Why most hospitals could save millions by improving patient safety

by Erik Johnson, VigiLanz CCO

Improving patient safety and increasing the bottom line aren’t competing priorities. Here’s how hospitals can accomplish both objectives.

The first wave of Covid-19 may gave subsided in some areas of the country, but in others it is growing and hospitals everywhere are continuing to face significant challenges.

The American Hospital Association recently estimated that hospitals will incur at least $323.1 billion in losses through the end of this year due to Covid-19. Key contributors include postponed and canceled elective procedures, lower patient volumes across all departments, and higher costs for supplies and devices.

Other factors compound the financial challenges, including pressure for hospitals to implement new initiatives that foster a safer care environment for Covid-19 patients, non-Covid-19 patients, and healthcare providers. This pressure is mounting, as spikes in cases continue to appear in various regions, and as concerns grow about the flu season.

You can read more of this article on MedCityNews.  

A Message from David Goldsteen, MD, VigiLanz CEO


To our hospital partners and healthcare providers,

Thank you for the long hours you are working, the risks you are taking, and the sacrifices you are making to care for patients with COVID-19. VigiLanz is here to support you in any way that we can.

Over the past few weeks, you’ve shared some of your top challenges with us. We’ve also gathered insights from our internal clinical team. Based on these discussions, we’re enabling new COVID-19 related rules, reports, and alerts almost daily and supporting custom requests based on the unique needs of each hospital.

We’ve also created a new COVID-19 Testing Results report. This report compiles all patients with a COVID-19 order, positive/negative lab result, or positive microbiology report. In addition, it includes patient demographics, clinical parameters like temperature, SpO2, FiO2, medications, and discharge disposition. As with all of our reports, it can be exported to Excel after it’s generated.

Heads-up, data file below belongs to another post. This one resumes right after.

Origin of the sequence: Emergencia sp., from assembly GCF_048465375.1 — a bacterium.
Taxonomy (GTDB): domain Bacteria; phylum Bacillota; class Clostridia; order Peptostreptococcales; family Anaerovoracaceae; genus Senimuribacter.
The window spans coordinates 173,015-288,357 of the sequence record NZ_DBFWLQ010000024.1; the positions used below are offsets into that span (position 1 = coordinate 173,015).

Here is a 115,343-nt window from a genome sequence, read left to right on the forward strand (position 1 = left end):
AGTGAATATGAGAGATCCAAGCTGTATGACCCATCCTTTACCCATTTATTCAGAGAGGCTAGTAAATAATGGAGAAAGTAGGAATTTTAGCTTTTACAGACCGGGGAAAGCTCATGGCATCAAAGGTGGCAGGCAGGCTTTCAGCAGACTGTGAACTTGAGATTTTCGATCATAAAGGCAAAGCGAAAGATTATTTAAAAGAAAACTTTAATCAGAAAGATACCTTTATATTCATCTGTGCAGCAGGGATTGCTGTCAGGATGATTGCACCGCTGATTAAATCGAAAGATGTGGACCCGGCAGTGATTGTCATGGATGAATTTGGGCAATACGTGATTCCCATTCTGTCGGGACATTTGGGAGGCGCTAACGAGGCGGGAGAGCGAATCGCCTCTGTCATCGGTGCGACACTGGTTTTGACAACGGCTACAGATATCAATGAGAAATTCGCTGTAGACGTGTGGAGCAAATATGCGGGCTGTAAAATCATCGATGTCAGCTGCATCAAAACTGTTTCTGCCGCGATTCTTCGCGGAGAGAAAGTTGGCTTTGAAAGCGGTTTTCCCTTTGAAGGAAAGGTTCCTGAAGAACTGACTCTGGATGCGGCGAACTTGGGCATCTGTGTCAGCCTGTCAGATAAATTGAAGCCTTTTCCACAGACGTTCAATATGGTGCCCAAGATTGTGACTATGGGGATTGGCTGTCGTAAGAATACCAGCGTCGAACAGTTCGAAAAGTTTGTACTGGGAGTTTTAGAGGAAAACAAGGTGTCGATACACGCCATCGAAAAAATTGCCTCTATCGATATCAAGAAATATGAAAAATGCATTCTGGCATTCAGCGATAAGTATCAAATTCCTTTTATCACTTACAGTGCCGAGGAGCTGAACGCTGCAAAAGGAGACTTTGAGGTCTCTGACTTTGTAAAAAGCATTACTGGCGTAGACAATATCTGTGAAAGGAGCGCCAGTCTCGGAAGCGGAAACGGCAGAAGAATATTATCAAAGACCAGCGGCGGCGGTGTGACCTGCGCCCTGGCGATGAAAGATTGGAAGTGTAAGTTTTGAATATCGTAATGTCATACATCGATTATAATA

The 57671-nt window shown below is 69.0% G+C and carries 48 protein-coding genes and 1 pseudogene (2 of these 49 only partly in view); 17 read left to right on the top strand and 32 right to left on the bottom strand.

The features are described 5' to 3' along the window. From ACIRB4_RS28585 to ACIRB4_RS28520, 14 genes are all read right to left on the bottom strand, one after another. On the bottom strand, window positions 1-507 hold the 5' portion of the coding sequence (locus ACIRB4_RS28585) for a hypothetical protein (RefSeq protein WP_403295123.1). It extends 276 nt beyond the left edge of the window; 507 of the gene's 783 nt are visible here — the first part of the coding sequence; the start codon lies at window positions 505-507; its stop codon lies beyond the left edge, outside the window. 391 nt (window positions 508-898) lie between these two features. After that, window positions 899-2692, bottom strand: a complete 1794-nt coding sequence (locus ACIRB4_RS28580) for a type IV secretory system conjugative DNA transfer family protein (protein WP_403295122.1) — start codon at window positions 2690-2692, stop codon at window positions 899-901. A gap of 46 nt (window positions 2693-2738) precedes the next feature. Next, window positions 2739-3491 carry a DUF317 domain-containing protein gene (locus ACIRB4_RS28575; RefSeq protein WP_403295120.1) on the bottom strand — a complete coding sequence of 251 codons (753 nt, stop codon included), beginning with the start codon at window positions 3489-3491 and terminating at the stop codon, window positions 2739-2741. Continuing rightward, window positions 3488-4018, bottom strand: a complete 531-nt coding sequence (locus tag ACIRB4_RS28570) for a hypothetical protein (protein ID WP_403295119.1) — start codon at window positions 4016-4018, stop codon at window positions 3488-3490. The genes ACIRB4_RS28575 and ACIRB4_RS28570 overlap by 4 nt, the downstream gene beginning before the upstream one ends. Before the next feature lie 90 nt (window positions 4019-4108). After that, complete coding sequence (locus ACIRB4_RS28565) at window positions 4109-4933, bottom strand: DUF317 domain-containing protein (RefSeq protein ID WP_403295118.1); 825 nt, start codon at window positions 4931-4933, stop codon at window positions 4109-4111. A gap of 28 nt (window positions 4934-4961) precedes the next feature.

As the COVID-19 crisis evolves and your needs change, we will continue to reach out and identify new ways to help. We’ll share that information here, on our website, and in emails.

In the meantime, please let us know if there are any other ways we can support you.

With gratitude for the important work you’re doing.

David

David Goldsteen, MD, MBA
Chairman & CEO, VigiLanz

VigiLanz Ranked No. 1 by KLAS Research Across Three Categories for the Third Year

Clinical surveillance company recognized again as a KLAS leader in antimicrobial stewardship, infection control and monitoring, and pharmacy surveillance

 

MINNEAPOLIS – Feb. 4, 2020 – VigiLanz, a clinical surveillance company, today announced that it has earned 2020 Category Leader designations from KLAS Research for Antimicrobial Stewardship, Infection Control and Monitoring, and Pharmacy Surveillance. This is the second year VigiLanz has been recognized by KLAS as a Category Leader across all three areas, and the third year to earn that distinction in Infection Control and Monitoring and Pharmacy Surveillance, prior to the Antimicrobial Stewardship category being added in 2019.

Three VigiLanz products were recognized in the “2020 Best in KLAS: Software and Services” report, released on January 31:

VigiLanz Dynamic Infection Control Monitor

Earning a score of 92.7, the Dynamic Infection Control Monitor is a seamless, real-time automated monitoring system that works with an organization’s EHR. Its automatic exception-based alert system puts all patient records under continuous surveillance to alert decision makers in real time of potential infections, MDROs, isolation candidates, organism clusters, conditions of concern, and reportable infections. The surveillance is based on a sophisticated set of customizable rule engines.

“I really like the ability to adapt the rules in Dynamic Infection Control Monitor. Interpreting rules is much easier now than it was with our last system. My infection control team is not super tech savvy, and my people have other tasks and jobs to worry about. The system makes doing their jobs easy for them.”

  • Manager, August 2019, klasresearch.com  

VigiLanz Dynamic PharmacoVigilance

Earning a score of 92.8, Dynamic PharmacoVigilance acts as a bridge between a hospital’s pharmacy and lab information systems, automating the comparison of patients’ drug usage with lab results, then presenting the potential for Adverse Drug Event reduction. Based on the system’s built-in rule sets or hospital-specific guidelines, it automatically generates warnings and alerts that help clinicians make appropriate drug therapy decisions.

“The versatility of the VigiLanz system is its strength. We have been able to leverage rule abilities on many fronts. The product is excellent. It does a great job with tasking and the workflow of identifying patients. The product is very robust.”

  • Analyst/Coordinator, August 2019, com

VigiLanz Antimicrobial Stewardship